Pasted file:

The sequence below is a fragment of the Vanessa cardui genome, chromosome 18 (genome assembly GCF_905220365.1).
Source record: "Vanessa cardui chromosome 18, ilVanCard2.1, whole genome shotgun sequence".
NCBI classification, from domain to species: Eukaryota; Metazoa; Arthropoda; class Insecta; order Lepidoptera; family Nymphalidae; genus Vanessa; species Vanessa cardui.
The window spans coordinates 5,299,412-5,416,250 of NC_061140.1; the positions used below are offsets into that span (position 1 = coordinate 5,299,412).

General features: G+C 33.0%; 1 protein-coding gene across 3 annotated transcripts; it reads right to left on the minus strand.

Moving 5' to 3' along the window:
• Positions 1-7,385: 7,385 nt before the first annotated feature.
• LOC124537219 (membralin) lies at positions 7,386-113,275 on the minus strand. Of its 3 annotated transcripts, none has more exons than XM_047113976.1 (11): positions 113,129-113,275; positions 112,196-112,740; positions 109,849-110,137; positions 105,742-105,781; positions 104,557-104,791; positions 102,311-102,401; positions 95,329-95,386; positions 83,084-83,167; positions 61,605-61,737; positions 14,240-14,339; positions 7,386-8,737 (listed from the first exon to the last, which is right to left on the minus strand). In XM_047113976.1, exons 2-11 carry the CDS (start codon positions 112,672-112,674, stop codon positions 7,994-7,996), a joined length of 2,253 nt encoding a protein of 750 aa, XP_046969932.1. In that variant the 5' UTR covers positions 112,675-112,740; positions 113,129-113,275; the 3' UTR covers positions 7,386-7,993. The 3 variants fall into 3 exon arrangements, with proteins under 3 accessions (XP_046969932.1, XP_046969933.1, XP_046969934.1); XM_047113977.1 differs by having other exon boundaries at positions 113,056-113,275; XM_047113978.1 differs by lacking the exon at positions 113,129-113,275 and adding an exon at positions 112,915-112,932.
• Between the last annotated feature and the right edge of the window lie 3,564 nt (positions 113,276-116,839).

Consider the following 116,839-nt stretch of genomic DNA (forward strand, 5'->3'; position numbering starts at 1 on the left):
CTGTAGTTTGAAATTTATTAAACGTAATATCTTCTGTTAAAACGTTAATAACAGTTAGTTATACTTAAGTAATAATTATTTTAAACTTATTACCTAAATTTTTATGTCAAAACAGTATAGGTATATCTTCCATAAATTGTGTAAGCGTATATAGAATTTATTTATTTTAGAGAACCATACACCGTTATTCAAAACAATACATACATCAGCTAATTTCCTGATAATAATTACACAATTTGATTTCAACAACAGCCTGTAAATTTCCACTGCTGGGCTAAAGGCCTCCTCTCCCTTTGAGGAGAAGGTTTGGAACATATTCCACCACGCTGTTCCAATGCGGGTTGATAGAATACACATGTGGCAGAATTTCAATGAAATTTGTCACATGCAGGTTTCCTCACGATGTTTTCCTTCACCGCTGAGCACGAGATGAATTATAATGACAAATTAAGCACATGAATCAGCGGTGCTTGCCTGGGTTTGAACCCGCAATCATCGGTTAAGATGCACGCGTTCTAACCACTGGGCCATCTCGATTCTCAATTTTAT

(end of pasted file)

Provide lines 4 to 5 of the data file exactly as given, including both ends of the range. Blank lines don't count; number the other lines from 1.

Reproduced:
The window spans coordinates 5,299,412-5,416,250 of NC_061140.1; the positions used below are offsets into that span (position 1 = coordinate 5,299,412).

General features: G+C 33.0%; 1 protein-coding gene across 3 annotated transcripts; it reads right to left on the minus strand.